The proposed project aims to investigate how visual attention can be modulated within virtual environments, and the effect this has on spatial exploration. To explore this, open-world environments will be built in which eye-tracking and spatial exploration measures will be collected. Through eye tracking we aim to see how attention distribution over space can be altered and if we can succeed in guiding attention to particular areas and objects in the scene.  Then we can make links with the associated exploratory behaviour such as the amount of time spent in certain locations and exploration entropy. We will also evaluate how effects in screen-based environments transfer to virtual reality.  By manipulating the task, such as allowing for free exploration or having to search for an object, we can gain some insight into how the brain builds up a representation of the environment in different learning situations. The key outcome of this project is developing methods for subtle attention guidance that leads to exploration. This will have potential impact for the games, immersive industries, and urban design.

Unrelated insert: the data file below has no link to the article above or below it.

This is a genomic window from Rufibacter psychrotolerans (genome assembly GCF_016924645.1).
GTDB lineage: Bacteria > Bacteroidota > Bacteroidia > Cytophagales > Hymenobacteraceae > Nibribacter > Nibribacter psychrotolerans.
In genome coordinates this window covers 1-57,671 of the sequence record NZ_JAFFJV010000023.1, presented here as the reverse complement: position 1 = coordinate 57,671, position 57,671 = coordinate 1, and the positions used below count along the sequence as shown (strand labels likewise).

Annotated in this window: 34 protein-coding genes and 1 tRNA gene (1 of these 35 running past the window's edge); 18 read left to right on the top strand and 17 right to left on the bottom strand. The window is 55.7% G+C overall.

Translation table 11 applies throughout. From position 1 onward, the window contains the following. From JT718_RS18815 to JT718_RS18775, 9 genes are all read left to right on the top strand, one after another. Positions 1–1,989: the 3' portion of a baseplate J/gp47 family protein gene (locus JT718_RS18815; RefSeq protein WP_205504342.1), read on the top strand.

Dr Durrant is willing to accept ideas along these lines with Carl Hodgetts as secondary supervisor

Keywords: visual perception and attention, eye movements, 3D space, movement

Please see Dr Durrant's Pure page.